COLLECTING LATINO ILLITERACY RESEARCH: The Tomas Rivera Center, a twoyearold Hispanic research organization, has available a 60 bib_liography (cost $3) and a free four-page monthly newsletter, Lattno Ltteracy Update, that collect information on illiteracy among Lattnos. For co pie, write to: The Tomas Rivera Center, 71 o N . College St., Claremont, Calif. 91711 (714) 6256607. MORE ON ILLITERACY: The U .S. Department of Education publishes the periodical "The Adult Literacy Update" with general information on the subject. For free copies, write to: Adult Literacy Initiative, U.S . Department of Education, 400 Maryland Ave . SW, Rm. 4145, FOB6 , Washington, D . C . 20202 (202) 732. AFTERTAX INCOME: The Census Bureau's Report "AfterTa x Money Income Estimates of Households: 1984" gives a rac i a V ethnic breakdown of household income after ta x es. Pr ice: not available at press time. When ordering, specify Series P -23, No. 174. Send requests to: Superintendent of Documents, U.S. Government Printing Office, Washington, D .C. 20402 (202) 783. SCHOOL DROPOUTS: The 35-page report "School Dropouts: E xtent and Nature of the Problem" provides figures for Hispanic, black and white students. First five copies are free, $2 for additional ones. Write to: U . S. Central Accounting Office, DHISF, P .O. Bo x 6015, Gaithersburg, Md. 20877 (202) 275 6241 . POPULATION SHIFTS AND IMMIGRATION: The popu lation in Latin America will reach 779 million by the year 2025, causing increasing flows of work-seeking migrants to the United States, the 51 page ref)ort "Population Pressures in Latin America" contends. Copies are available by sending $5 to: Population Reference Bureau Inc . , 777 14th St. NW, Suite 800, Washington, D . C . 20005 ( 202) 639 8040. CABLE AND BROADCAST EMPLOYMENT: The two-page reports "Cable TV Equal Employment Opportunity Trend Report" and the "Broadcast Employment Opportunity Trend Reporf' offer figures for female, Hispanic and minority employment in the cable TV and broadcasting industries. For free single copies, write to: Federal Communications Commiss i on , Consumer Assistance and Small Business Div . , 1919 M St. NW , Rm. 254, Washington, D . C . 20554 (202) 632 7000. CONNECTING (Late news on what's occurring within the U . S . Hispanic community and t!:ose agencies and corporations that work with it.) FORTUNE 500 LATINOS TO MEET The National Hispanic Corporate Council, which was fo rmally launched Feb. 2e in Arlington , Va. , will hold its first annual membership meeting in Washington, D . C .. Sept. 15. The group started with a dozen Hispanic executives representing Fortune 500 companies. It has now grown to 21 paid-up members, with nine more committed, says its president, Olga Aros , regional marketing manager with USA Today in Phoenix, Ariz . She expects it s membership to triple in 1987. . FORD AWARDS $1.3 MILLION TO MALDEF Among grants announced by the Ford Foundation in August was $1. 3 million to the San Francisco-based Mexican American Legal Defense & Educational Fund as a two-year supplement for rese a rc h , education and litigation to advance minority rights. Ford also contributed $250,000 to the National Coalition of Advo c ates for Students in Boston to support an 18-month study of alien children in public schools. The study will recommend changes in policy and practice that can benefit the newcomer children. HISPANIC WOMEN RECEIVE $ 20,000 The National Network of Hispanic Women, Palo Alto, C a lif., was given $20,000 by the Adolph Coors Company to expand the circulation of lntercambios Femeniles, its quarterly resource journal. The national publication, which has a 6,000 circulation, is designed to inf0rm its network of the positive contributions of Hispanas. OTHER NAMES, OTHER PLACES Charito Kruvant president of the international ma nagement servi ces corporation Creative Associates, was elected president of the Na t ional Association of Women Business Owners' Greater Washingto..Q, D.C., chapter ... Jesse Agu i rre , Anheuser-Busch vice president for corpo r ate relations, announced the appointment of J.C . Alvarez as director o f corporate affairs . .. This follows expansion appointments of corporate relations managers Carmen Herrero, East Coast and Puerto Rico, based in New York City; Roy Jasso, West Coast, based in Los Angeles; and Jim Estrada , Midwest, based in Houston. Calendar ENTREPRENEURSHIP COURSE Hackensack, N . J . Sept. 6 Nov . 8 HISPANIC HERITAGE OBSERVANCE Sm ithsonian Institution THIS WEEK PUERTO RICAN COMMUNITY-ECONOMICS New York Sept. 3 New York Rep. Robert Garcia will be a keynote speaker at the National Puerto Rican Coalition's6th annual conference, which will examine topics such as business development and financing strategies. Mara Patermaster (202) 223 HISPANIC HEALTH ISSUES New York Sept. 4 Among the topics to be covered at the National Coalition of Hispanic Health and Human Services Organization' s 6th annual conference are AIDS , teen pregnancy, health care financing and cancer. Linda Neal (202) 371 00 CHAMBER OF COMMERCE AWARDS Las Vegas, Nev. Sept. 5 The Latin Chamber of Commerce of Nevada will hold its 4th annual business awards honoring individuals and businesses who have made contri butions to the community. Otto Merida (702) 3857367 4 The Hispanic Institute for Research and Development will offer a 1 Oweek class in Spanish for youth in the fundamentals of managing a business , setting one up and writing business plans . George Dumenigo (201) 447 ADAMS MORGAN DAY FESTIVAL Washington, D . C . Sept 7 This festival , sponsored by Star Step, willfeaturethe music of several Latin American countries, their dance and food , as well as handcrafts from Central and South America and the Caribbean . Melvin Clarke (301 ) 899 COMING SOON SIXTH ANNUAL SCHOLARSHIP BANQUET California Chicano News Media Association Los Angeles Sept. 12 Susana Manriquez (213) 743 FASHION DESIGNERS SHOW Hispanic Fashion Designers Show and Benefit Miami Sept. 12 Washington, D.C. Sept. 14 Penny Harrison (202) 822 Sept. 1 , 1986 Washington, D . C . Sept. 12 O ct. 6 Public Affairs (202) 3572700 AN EVENING WITH THE STARS Mex ican and American Foundati on San Diego Sept. 13 Ron Luis Valles (619) 232 010 FESTIVAL PANAMERICANO The Arts Exchange Atlanta Sept. 13 Alice Lovelace (404) 624 4211 MEXICAN INDEPENDENCE DAY FESTIVAL Viva Mexico Committee Washington, D .C. Sept. 14 Mari Callahan (202) 232 SPOTLIGHT AIDS AND MINORITIES: The National Minority AIDS Council will hold a meeting to discuss new outreach strategies on AIDS to the Hispanic, black and female population. The meeting will take place at the 114th annual conference of the American Public Health Association Sept. 28 Oct. 2 in Las Vegas , Nev. For further information, contact Gloria Rodriguez (202) 266 191 0. Hi s pani c L i n k Weekly R e p ort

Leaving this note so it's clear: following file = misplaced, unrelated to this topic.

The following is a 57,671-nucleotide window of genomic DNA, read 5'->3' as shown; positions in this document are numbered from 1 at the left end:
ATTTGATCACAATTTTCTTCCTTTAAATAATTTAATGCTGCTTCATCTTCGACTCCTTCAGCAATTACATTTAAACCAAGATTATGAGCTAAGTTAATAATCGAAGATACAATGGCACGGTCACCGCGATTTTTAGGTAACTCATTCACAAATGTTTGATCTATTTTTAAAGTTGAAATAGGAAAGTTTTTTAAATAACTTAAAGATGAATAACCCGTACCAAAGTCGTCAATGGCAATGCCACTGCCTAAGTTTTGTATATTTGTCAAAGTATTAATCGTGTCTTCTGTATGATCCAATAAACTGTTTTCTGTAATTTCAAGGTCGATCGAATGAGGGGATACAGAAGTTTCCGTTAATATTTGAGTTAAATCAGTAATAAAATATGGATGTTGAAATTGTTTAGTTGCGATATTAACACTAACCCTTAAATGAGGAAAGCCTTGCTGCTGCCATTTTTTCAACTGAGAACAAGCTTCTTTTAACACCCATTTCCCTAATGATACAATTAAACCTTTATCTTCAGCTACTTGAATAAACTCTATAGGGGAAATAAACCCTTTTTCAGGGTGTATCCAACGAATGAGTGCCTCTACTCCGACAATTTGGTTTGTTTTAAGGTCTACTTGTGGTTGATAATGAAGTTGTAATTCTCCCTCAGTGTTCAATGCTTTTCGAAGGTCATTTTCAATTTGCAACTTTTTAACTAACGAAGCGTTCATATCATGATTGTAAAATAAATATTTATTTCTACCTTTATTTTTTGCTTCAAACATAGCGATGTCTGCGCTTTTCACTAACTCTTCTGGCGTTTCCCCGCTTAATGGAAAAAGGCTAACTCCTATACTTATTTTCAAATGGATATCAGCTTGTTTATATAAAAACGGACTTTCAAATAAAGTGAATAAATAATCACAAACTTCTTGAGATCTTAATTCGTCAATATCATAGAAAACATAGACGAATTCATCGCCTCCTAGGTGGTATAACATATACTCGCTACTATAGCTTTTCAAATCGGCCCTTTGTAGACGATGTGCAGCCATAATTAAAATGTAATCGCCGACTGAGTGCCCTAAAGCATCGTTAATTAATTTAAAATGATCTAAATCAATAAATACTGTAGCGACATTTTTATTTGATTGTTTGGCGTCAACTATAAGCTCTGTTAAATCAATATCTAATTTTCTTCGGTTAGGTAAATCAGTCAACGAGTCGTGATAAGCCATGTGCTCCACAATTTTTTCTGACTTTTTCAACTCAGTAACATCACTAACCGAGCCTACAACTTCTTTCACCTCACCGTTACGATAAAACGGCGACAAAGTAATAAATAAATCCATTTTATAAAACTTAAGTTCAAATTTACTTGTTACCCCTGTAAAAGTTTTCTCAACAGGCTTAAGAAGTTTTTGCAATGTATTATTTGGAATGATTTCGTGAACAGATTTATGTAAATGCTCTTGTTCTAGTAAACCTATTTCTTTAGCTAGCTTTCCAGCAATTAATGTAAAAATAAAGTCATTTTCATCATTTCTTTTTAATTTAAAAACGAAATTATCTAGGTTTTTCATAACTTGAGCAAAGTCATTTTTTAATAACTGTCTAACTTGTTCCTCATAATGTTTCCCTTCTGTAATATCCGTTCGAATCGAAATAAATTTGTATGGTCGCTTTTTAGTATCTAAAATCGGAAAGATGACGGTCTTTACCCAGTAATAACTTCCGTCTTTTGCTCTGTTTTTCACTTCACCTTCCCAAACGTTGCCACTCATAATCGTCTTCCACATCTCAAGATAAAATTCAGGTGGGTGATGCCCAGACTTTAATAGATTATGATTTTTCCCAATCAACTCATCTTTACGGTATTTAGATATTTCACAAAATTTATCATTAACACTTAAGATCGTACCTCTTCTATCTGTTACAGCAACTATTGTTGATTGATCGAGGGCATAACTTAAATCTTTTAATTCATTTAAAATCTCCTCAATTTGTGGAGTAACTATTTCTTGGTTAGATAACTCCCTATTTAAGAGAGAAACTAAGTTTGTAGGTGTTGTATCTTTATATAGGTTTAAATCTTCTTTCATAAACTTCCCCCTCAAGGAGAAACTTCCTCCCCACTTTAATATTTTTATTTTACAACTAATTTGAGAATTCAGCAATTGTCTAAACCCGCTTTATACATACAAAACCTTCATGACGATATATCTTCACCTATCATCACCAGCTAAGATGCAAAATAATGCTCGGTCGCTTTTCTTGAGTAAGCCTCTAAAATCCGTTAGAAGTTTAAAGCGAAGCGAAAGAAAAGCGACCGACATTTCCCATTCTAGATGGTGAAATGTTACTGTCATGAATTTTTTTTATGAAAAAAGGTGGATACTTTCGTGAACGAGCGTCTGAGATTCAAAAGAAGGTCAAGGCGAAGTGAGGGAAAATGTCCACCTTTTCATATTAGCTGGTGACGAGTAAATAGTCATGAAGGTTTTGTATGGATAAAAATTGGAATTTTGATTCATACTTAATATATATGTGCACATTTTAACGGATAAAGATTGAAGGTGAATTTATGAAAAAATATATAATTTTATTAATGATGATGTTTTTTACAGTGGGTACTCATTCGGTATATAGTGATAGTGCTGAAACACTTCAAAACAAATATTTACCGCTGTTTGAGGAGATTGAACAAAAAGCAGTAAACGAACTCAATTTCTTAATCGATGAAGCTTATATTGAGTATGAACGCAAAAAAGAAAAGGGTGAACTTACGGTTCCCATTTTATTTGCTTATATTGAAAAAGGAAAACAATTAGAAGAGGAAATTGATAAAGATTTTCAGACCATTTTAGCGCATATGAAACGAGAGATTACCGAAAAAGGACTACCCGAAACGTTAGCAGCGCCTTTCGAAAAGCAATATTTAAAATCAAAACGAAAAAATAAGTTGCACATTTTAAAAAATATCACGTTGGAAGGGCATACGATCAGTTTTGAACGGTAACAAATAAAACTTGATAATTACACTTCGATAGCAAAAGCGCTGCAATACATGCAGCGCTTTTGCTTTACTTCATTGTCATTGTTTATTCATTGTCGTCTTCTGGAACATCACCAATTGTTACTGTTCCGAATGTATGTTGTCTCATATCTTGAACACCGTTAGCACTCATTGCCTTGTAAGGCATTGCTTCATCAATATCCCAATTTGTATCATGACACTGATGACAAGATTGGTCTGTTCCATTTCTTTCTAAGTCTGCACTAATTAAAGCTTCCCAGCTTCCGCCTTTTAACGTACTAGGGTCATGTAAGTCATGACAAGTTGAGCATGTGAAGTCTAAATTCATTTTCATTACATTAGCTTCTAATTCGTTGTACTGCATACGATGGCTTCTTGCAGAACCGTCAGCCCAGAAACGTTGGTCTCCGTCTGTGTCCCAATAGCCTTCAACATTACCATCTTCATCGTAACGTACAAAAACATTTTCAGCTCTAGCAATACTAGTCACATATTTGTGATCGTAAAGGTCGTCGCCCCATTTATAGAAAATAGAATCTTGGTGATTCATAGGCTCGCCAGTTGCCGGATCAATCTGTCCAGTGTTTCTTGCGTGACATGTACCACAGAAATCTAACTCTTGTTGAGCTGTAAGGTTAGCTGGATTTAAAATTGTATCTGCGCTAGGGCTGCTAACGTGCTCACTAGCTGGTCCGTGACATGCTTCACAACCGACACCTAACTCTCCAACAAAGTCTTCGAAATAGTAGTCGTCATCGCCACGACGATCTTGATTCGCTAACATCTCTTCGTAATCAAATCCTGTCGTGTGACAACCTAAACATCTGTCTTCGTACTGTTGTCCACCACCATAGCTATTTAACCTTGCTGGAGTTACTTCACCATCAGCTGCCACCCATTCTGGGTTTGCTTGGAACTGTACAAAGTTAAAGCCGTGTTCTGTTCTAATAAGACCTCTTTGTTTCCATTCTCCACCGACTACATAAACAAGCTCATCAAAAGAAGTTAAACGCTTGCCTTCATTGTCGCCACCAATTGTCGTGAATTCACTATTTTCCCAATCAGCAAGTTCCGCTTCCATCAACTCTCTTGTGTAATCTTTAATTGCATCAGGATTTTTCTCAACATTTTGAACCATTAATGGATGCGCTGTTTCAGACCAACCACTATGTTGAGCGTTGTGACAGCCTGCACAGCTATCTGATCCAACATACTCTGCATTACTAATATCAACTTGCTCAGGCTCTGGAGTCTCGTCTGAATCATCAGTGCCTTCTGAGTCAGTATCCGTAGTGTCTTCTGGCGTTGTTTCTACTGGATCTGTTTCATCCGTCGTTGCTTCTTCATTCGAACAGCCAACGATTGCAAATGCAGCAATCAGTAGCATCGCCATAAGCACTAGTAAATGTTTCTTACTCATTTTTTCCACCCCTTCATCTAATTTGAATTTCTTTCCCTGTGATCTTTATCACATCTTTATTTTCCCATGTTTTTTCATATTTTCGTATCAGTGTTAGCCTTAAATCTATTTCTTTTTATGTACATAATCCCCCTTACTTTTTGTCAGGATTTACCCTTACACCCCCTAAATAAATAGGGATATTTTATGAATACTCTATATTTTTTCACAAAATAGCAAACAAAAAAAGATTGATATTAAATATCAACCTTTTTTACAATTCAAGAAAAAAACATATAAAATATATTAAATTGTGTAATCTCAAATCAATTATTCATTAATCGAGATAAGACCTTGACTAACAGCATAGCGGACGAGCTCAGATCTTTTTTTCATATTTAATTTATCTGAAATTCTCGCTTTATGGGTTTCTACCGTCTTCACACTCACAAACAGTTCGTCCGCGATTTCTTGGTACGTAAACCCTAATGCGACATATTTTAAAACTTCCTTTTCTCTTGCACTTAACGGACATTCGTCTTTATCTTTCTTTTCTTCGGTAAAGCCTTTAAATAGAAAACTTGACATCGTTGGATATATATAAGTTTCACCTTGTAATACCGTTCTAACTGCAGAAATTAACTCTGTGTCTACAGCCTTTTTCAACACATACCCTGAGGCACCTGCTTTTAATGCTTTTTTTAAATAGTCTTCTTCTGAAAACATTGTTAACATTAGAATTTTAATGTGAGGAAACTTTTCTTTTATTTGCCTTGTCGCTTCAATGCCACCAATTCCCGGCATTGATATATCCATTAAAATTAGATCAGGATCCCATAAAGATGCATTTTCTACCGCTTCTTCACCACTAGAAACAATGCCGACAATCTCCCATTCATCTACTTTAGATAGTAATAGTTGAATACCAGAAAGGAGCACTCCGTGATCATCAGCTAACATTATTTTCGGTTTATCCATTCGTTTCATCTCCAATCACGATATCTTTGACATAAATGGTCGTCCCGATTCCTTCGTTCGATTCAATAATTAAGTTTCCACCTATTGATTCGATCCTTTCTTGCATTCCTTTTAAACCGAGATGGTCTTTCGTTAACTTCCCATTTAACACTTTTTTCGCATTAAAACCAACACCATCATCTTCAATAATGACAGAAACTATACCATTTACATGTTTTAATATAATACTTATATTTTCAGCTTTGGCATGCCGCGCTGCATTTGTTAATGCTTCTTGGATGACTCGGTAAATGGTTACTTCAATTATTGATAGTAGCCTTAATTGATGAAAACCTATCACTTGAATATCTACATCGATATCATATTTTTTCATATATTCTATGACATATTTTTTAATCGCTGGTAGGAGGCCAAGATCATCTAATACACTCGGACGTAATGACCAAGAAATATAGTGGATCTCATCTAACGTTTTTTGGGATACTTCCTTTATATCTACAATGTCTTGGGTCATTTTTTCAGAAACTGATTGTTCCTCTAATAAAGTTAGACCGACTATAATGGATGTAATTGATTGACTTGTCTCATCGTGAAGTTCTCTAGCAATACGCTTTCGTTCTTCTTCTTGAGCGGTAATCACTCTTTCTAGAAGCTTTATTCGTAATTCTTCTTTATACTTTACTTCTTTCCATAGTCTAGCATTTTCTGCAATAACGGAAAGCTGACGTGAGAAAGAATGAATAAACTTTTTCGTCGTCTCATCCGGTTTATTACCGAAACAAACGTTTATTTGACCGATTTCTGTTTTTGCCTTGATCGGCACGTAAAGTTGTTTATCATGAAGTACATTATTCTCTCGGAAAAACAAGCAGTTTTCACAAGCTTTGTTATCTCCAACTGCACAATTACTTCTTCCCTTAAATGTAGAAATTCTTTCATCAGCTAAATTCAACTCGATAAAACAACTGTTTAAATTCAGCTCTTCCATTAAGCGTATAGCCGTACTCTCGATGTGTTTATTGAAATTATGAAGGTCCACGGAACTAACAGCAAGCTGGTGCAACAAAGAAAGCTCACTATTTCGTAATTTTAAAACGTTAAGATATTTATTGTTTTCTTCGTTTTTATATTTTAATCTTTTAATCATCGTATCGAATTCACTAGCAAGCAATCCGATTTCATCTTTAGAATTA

PAGE 3